The former president suggested restricting political ad spending by Facebook instead of banning TikTok. Trump’s stance marks a reversal from his earlier push to compel a sale of TikTok on national security grounds. His opposition to banning TikTok puts him at odds with lawmakers in both parties seeking to crack down on the Chinese-owned app.

China’s caustic response to all this shows how seriously Beijing takes the threat to TikTok, one of its few globally successful tech exports. Chinese authorities slammed the US bill as hypocritical, noting American social media platforms like Facebook are blocked in China. Commerce Ministry spokesman He Yadong said that China would “take all necessary measures to safeguard its legitimate rights and interests”.

The Chinese Foreign Ministry also reprimanded Canada this week for launching its own national security review of TikTok.

Beijing’s protests underline how the app has become both an economic asset and symbolic flashpoint amid the tech war with Washington. China is fighting fiercely to defend its social media champions as the US seeks to thwart their expansion on security grounds.

TikTok Content Creators Protest Outside The White House

For many American teenagers and 20-somethings, losing TikTok would mean losing hours of daily entertainment. The app has become a cultural phenomenon, known for its bottomless scroll of short videos featuring viral dances, comedy sketches, and life hacks.


Some American TikTok creators and users have voiced opposition to the proposed ban. At a protest outside the White House, Tiffany Yu, a young disability advocate from Los Angeles, told the BBC that TikTok is vital to her advocacy work. She uses the platform’s enormous reach to spotlight disability issues and connect with other members of the disabled community. Yu argued that banning the app would cut off a powerful tool for raising awareness about the challenges faced by disabled people in America.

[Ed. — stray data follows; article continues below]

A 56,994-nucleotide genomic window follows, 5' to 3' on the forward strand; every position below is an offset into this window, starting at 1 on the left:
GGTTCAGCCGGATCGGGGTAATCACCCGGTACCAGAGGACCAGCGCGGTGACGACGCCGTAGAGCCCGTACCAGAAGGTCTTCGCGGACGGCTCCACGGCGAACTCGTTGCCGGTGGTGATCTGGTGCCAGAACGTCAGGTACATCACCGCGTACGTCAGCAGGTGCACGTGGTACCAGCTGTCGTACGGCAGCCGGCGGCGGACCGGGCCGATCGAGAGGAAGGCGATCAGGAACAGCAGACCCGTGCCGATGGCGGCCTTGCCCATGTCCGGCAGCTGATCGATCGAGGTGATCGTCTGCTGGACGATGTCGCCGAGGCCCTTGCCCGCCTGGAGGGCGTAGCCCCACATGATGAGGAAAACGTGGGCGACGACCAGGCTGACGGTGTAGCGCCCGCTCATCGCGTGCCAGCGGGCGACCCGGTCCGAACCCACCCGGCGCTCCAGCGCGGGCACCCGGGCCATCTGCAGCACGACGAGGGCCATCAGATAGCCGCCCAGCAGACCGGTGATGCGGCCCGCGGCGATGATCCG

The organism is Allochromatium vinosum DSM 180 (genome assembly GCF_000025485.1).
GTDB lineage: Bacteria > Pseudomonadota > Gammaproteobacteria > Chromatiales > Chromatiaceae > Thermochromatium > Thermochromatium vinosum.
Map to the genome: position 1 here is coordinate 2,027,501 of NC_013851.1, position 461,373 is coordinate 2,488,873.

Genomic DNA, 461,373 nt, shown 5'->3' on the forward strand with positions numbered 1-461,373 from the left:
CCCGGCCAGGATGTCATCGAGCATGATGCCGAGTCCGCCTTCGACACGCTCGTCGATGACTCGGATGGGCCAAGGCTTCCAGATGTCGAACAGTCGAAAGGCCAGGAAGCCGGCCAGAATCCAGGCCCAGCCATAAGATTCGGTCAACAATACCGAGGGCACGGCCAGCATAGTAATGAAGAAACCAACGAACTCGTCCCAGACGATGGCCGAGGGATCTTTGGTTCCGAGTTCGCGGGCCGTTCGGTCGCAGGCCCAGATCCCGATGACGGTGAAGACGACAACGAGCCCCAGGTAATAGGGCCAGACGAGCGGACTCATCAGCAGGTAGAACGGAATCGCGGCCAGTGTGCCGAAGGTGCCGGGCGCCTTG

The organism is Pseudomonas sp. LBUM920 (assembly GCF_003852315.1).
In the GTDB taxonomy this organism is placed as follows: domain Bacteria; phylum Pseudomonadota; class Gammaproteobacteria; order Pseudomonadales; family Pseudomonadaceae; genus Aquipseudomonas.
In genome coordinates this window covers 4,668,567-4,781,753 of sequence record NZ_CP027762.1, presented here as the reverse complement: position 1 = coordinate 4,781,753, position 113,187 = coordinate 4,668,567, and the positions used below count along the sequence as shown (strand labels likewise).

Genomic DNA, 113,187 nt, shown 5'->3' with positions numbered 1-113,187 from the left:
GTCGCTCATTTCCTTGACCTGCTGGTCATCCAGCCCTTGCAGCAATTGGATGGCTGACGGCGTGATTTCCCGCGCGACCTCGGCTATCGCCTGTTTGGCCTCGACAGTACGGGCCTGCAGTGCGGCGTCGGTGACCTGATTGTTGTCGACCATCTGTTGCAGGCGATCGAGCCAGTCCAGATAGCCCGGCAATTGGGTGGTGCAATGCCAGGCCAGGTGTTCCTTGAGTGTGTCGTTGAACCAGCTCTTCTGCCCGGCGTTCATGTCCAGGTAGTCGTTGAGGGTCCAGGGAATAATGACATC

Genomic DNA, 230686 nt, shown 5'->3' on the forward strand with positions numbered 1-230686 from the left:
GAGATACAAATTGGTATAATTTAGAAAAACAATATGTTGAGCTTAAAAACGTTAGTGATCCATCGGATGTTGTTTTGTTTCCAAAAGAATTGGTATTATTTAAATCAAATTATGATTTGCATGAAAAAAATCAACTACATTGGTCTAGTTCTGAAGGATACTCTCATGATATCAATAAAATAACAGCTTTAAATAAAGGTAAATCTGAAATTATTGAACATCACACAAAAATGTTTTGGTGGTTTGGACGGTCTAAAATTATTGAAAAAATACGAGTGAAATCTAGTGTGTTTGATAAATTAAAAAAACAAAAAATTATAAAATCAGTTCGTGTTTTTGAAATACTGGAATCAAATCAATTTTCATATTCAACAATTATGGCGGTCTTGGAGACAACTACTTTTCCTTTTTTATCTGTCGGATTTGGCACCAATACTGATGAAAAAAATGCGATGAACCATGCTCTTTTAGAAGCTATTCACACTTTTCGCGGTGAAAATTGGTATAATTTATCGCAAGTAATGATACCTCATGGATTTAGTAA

Other TikTok users at the protest echoed worries that blocking the app would deprive them of an important creative outlet and source of income from digital brand partnerships. The backlash highlights concerns that banning TikTok could hurt grassroots American creators who have come to rely on its social video format for expression and business opportunities.

Jobs At Risk

Beyond fun, it is the platform of choice for brands reaching younger demographics. A ban would put thousands of American jobs at risk, according to TikTok estimates.

In response to the House vote, TikTok CEO Shou Zi Chew warned that the bill would take “billions of dollars out of the pockets of creators and small businesses”.

He implored the Senate to reject the bill, insisting the app has made far-reaching changes to safeguard US data and is ready to make further concessions.

But sentiment in Washington has soured on TikTok amid plunging China relations. Lawmakers appear focused on prying TikTok from ByteDance’s control rather than addressing specific data risks. For all its efforts at compromise, TikTok looks increasingly like collateral damage in the escalating tech fight between superpowers.

The more immediate question now is whether the Senate will take up the bill, seen as a long shot before the House vote. Banning what has become the world’s most popular app is a drastic step certain to face legal challenges.

With bipartisan Senate backing unlikely, the White House may have to weigh whether such a far-reaching move is prudent when relations with China are already in crisis mode.

The TikTok dilemma lays bare how bipartisan competition to look tough on China will continue driving the tech crackdown regardless of the diplomatic fallout.

Could This Escalate Beyond TikTok?

One thing is certain: the great uncoupling of Chinese and American tech has only just begun. TikTok is not the endgame, but rather the first domino in a cascading deterioration of digital relations. The TikTok row provides a template for efforts to restrict Chinese tech worldwide, especially apps seen as capturing strategically useful data.

Uprooting Chinese apps and restricting Silicon Valley in China will accelerate as both sides use technology to gain strategic advantage. China will likely retaliate if TikTok is banned, posing threats to Apple, Qualcomm and other US tech giants counting on China for production and sales.

The result may be two distinct and incompatible tech spheres, one led by China, the other America.

TikTok is shaping up to be the first casualty in this bifurcation of technology along US-China lines. If banned, it would set a milestone for how far America is willing to go in sacrificing innovation on the altar of security. The reverberations from this tech rupture could make it the shot heard round the digital world.